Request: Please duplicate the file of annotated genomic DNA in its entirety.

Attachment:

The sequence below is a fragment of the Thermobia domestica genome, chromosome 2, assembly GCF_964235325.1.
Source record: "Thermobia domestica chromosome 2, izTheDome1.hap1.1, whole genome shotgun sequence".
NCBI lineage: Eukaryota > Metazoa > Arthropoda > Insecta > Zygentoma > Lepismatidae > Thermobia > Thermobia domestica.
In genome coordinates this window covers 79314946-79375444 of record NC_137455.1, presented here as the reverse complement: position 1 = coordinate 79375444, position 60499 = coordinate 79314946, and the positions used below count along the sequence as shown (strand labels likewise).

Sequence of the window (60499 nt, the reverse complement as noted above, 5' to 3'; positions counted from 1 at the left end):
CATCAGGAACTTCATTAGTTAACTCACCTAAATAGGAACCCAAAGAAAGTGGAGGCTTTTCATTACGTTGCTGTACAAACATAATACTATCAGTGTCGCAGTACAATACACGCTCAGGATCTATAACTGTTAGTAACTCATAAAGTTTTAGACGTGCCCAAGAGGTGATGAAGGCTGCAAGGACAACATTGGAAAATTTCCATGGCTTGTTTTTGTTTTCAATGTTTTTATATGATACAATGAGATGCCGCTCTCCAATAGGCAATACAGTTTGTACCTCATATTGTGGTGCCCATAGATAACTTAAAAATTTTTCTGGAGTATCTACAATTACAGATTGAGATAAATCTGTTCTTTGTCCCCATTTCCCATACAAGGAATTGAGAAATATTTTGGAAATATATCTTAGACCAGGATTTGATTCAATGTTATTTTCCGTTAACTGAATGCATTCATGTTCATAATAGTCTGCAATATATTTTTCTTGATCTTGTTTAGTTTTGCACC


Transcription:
The sequence below is a fragment of the Thermobia domestica genome, chromosome 2, assembly GCF_964235325.1.
Source record: "Thermobia domestica chromosome 2, izTheDome1.hap1.1, whole genome shotgun sequence".
NCBI lineage: Eukaryota > Metazoa > Arthropoda > Insecta > Zygentoma > Lepismatidae > Thermobia > Thermobia domestica.
In genome coordinates this window covers 79314946-79375444 of record NC_137455.1, presented here as the reverse complement: position 1 = coordinate 79375444, position 60499 = coordinate 79314946, and the positions used below count along the sequence as shown (strand labels likewise).

Sequence of the window (60499 nt, the reverse complement as noted above, 5' to 3'; positions counted from 1 at the left end):
CATCAGGAACTTCATTAGTTAACTCACCTAAATAGGAACCCAAAGAAAGTGGAGGCTTTTCATTACGTTGCTGTACAAACATAATACTATCAGTGTCGCAGTACAATACACGCTCAGGATCTATAACTGTTAGTAACTCATAAAGTTTTAGACGTGCCCAAGAGGTGATGAAGGCTGCAAGGACAACATTGGAAAATTTCCATGGCTTGTTTTTGTTTTCAATGTTTTTATATGATACAATGAGATGCCGCTCTCCAATAGGCAATACAGTTTGTACCTCATATTGTGGTGCCCATAGATAACTTAAAAATTTTTCTGGAGTATCTACAATTACAGATTGAGATAAATCTGTTCTTTGTCCCCATTTCCCATACAAGGAATTGAGAAATATTTTGGAAATATATCTTAGACCAGGATTTGATTCAATGTTATTTTCCGTTAACTGAATGCATTCATGTTCATAATAGTCTGCAATATATTTTTCTTGATCTTGTTTAGTTTTGCACC